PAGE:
At this time, there is no scientific evidence that COVID-19 is transmitted by mosquitoes and ticks, explained Texas A&M AgriLife experts.
“Ticks, like mosquitoes, are blood-feeding external parasites,” said Pete Teel, Ph.D., Texas A&M University interim head for the Department of Entomology in the College of Agriculture and Life Sciences. “The viruses they are known to transmit to humans must survive and grow, or replicate, inside the tick as well as survive through tick developmental stages.” Mosquitoes, ticks and other blood-feeding arthropods are vectors of other viruses and pathogens.
“People still need to exercise caution and good judgment in avoiding bites,” said Zach Adelman, professor in the Department of Entomology. “But there is no evidence that a coronavirus can survive being digested by a mosquito, let alone transmitted to another person. As a result of social distancing, people are also spending more time outside. This is understandable as many outdoor activities like running, biking, etc., are very compatible with social distancing, explained Kevin Myles, professor in the Department of Entomology.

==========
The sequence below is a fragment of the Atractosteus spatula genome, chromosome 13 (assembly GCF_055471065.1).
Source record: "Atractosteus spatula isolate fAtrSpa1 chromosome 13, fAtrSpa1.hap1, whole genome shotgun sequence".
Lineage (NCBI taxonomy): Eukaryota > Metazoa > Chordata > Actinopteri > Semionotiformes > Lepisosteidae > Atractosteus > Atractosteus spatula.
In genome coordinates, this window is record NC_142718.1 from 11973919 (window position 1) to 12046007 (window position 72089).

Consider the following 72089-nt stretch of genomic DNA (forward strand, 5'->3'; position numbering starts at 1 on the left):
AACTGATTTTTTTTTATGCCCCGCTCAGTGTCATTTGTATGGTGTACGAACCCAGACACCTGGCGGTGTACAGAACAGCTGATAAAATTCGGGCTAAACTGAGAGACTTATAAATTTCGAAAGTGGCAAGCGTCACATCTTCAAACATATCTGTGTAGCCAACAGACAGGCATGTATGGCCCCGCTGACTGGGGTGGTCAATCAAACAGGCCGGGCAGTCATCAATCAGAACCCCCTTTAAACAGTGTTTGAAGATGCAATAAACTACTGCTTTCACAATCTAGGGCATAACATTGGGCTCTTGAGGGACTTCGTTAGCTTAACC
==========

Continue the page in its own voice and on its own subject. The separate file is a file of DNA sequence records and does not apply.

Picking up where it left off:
“One unintended consequence of this trend is that people may be increasingly exposed to mosquitoes and other disease vectors as the weather warms. As a result, everyone should be reminded to wear appropriate clothing and insect repellant when spending time outdoors, as vector-borne diseases continue to pose a threat to public health, in addition to flu and COVID-19,” Myles said.
The virus is thought to spread mainly from person-to-person including people who are in close contact with one another—within about six feet—and through respiratory droplets produced when an infected person coughs or sneezes. These droplets can land in the mouths or noses of people who are nearby or possibly be inhaled into the lungs.
The World Health Organization has also reported there is no information nor evidence, at this time, to suggest that that novel coronavirus could be transmitted by mosquitoes.
The American Mosquito Control Association is monitoring the situation.
For more information regarding the Coronavirus, visit Texas A&M AgriLife’s Disaster Education Network.
To help prevent the spread and protect yourself, wash hands under soap and water for at least 20 seconds, use a hand sanitizer containing at least 60% alcohol, avoid close contact and practice social distancing.
Article by Dr. Mario A. Villarino, County Extension Agent for Agriculture and Natural Resources in Hopkins County, Texas.